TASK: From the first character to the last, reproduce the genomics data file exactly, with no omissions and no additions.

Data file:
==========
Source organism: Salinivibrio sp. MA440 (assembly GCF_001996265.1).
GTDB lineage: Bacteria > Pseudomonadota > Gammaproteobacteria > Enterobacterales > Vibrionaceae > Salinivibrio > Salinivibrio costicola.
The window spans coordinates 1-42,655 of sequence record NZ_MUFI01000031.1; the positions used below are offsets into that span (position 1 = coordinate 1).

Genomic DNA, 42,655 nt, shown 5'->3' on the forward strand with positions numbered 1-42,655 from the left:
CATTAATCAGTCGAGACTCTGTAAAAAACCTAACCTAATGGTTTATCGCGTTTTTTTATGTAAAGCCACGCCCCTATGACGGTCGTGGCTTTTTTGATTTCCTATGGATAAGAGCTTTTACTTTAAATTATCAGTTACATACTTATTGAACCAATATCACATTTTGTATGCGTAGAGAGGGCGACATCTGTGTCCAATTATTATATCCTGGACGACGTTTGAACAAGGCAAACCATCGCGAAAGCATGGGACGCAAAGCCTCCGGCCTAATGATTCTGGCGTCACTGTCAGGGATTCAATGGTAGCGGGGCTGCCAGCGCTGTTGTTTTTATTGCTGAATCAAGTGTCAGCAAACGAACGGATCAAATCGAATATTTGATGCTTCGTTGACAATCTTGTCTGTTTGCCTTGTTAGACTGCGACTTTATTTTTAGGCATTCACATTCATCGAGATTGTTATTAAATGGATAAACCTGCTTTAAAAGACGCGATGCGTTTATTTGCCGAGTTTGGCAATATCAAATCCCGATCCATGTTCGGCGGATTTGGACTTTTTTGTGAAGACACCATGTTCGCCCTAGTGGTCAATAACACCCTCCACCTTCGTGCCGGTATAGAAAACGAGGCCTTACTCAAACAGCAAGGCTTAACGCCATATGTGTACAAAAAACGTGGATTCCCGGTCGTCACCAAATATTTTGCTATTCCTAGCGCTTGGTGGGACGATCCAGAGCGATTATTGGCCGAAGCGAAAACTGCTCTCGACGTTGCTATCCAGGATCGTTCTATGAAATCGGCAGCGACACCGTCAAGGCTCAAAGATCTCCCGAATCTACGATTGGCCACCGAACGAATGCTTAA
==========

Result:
Source organism: Salinivibrio sp. MA440 (assembly GCF_001996265.1).
GTDB lineage: Bacteria > Pseudomonadota > Gammaproteobacteria > Enterobacterales > Vibrionaceae > Salinivibrio > Salinivibrio costicola.
The window spans coordinates 1-42,655 of sequence record NZ_MUFI01000031.1; the positions used below are offsets into that span (position 1 = coordinate 1).

Genomic DNA, 42,655 nt, shown 5'->3' on the forward strand with positions numbered 1-42,655 from the left:
CATTAATCAGTCGAGACTCTGTAAAAAACCTAACCTAATGGTTTATCGCGTTTTTTTATGTAAAGCCACGCCCCTATGACGGTCGTGGCTTTTTTGATTTCCTATGGATAAGAGCTTTTACTTTAAATTATCAGTTACATACTTATTGAACCAATATCACATTTTGTATGCGTAGAGAGGGCGACATCTGTGTCCAATTATTATATCCTGGACGACGTTTGAACAAGGCAAACCATCGCGAAAGCATGGGACGCAAAGCCTCCGGCCTAATGATTCTGGCGTCACTGTCAGGGATTCAATGGTAGCGGGGCTGCCAGCGCTGTTGTTTTTATTGCTGAATCAAGTGTCAGCAAACGAACGGATCAAATCGAATATTTGATGCTTCGTTGACAATCTTGTCTGTTTGCCTTGTTAGACTGCGACTTTATTTTTAGGCATTCACATTCATCGAGATTGTTATTAAATGGATAAACCTGCTTTAAAAGACGCGATGCGTTTATTTGCCGAGTTTGGCAATATCAAATCCCGATCCATGTTCGGCGGATTTGGACTTTTTTGTGAAGACACCATGTTCGCCCTAGTGGTCAATAACACCCTCCACCTTCGTGCCGGTATAGAAAACGAGGCCTTACTCAAACAGCAAGGCTTAACGCCATATGTGTACAAAAAACGTGGATTCCCGGTCGTCACCAAATATTTTGCTATTCCTAGCGCTTGGTGGGACGATCCAGAGCGATTATTGGCCGAAGCGAAAACTGCTCTCGACGTTGCTATCCAGGATCGTTCTATGAAATCGGCAGCGACACCGTCAAGGCTCAAAGATCTCCCGAATCTACGATTGGCCACCGAACGAATGCTTAA